encounter, depending on the
copay. Time and cost reductions
are becoming apparent, and
patients are increasingly incentivized to use a telemedicine
platform. Because large copays
are creating large financial obligations, patients are becoming
cost-conscious when selecting
their healthcare options.
In 2004, a study was done to
understand how patients perceive
the notion of using telemedicine.
Researchers found that patients
were accepting of telemedicine
but had reservations about the
accuracy of their assessment. 18
Ten years later, patient attitudes
grew to favor complex wound surveillance using telemedicine.
However, an important factor in maximizing patient satisfaction and outcomes was the patient’s comfort level using the
technology and their level of training in it. 15
Patients are becoming accepting toward telemedicine
programs, but individual preferences will inevitably vary.
There seems to be a generational divide in expectations for
telemedicine and healthcare delivery. Nearly 60% of millennials support using telehealth platforms, and 71% prefer their
physicians’ use of a mobile application. 19 Telehealth support is
highest in millennials and lowest in baby boomers.
For all healthcare providers, it is evident that technology
will increasingly supplement and streamline medical practice.
While healthcare systems increasingly invest in transitional
and post-operative care, it is also important to determine best
practices for telemedicine adoption and use in wound care by
surgeons and their patients. 20
Proving Its Worth
At the Cleveland Clinic Foundation (CCF), we began implement-
ing our teledermatology program in 2014. It is the most recent
implementation of 10 patient access portals into the Cleveland
Clinic system (see Figure 1). In 2017, nearly two-thirds of CCF’s
dermatologists are active in teledermatology. Our average CCF
dermatology provider has approximately five telehealth visits
per month. As of this October, Cleveland Clinic Express Care
Centers have completed more than 1,000 “eConsults.”
Cleveland Clinic’s Express Care Clinics, which are staffed
primarily with nurse practitioners and physician assistants,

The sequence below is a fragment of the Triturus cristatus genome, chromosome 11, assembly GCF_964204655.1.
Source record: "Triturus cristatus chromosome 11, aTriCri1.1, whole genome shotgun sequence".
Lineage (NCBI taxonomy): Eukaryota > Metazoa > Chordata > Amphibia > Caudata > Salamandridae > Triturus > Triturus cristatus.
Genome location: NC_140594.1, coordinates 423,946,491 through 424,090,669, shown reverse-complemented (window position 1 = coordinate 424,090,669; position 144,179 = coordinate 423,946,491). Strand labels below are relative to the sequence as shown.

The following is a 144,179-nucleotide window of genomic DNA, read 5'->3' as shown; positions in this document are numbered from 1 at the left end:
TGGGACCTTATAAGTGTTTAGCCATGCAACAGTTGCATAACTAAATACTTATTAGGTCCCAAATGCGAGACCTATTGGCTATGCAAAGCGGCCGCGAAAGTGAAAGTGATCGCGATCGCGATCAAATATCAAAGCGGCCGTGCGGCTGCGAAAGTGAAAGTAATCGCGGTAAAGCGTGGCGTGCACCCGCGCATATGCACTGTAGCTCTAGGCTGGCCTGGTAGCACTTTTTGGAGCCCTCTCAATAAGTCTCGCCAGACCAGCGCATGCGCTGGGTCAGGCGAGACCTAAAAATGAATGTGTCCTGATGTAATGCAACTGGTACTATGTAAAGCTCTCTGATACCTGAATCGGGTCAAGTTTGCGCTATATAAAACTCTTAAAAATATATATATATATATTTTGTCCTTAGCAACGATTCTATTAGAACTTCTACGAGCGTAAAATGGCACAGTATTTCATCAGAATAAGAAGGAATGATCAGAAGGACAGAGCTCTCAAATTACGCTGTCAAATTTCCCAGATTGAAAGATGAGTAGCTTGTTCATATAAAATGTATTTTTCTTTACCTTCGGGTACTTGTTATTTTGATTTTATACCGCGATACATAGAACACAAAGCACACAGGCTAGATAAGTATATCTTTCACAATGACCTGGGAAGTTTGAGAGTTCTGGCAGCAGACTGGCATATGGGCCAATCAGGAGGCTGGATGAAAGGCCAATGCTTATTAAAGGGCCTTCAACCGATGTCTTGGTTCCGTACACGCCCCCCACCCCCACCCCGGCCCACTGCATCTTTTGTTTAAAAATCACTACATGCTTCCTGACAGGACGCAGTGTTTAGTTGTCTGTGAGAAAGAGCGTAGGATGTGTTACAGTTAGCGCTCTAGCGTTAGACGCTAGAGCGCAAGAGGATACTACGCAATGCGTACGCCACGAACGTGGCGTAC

use secure store-and-forward teledermatology to con-
duct specialty consults. After testing store-and-forward
and synchronous video programs, store-and-forward visits
were deemed ideal as they maximized healthcare provider
efficiency and quality. Patient photos and relevant clinical
information are examined by a dermatology staff member.
They then determine if the treatment plan outlined by the
internal medicine provider was reasonable and an onsite
dermatology appointment could be deferred. The dermatology provider can also decide if a dermatology appointment
is required for further evaluation and treatment. Under this
system, fewer than one-third of consults required an onsite
Since the start of Cleveland Clinic’s teledermatology consult
program, we have found that care costs are 63% lower upon
utilizing Express Care and teledermatology consults when
compared to one dermatology visit. Through our four programs
(eVisit, Express Care online, TeleOpinion, and Post-Op Plastic
Surgery), our teledermatology visits quadrupled in volume
between November 2016 and February 2017. Having multiple
points of entry into the telemedicine program allows us to
reach more patients with distance health. Cleveland Clinic’s
Dermatology and Plastic Surgery Institute currently ranks
second among Cleveland Clinic institutes for the most total
distance health activity per month.
Building on Success
Our future work involves incorporating this technology in
other clinical situations. We are expanding the use of teledermatology into pediatric dermatology cases in our Express
Care Clinics and other satellite inpatient facilities. We are
collaborating with Cleveland Clinic’s Breast Cancer Program
and Taussig Cancer Institute to offer breast reconstruction
consults and monitoring.
Clinic Dermatology and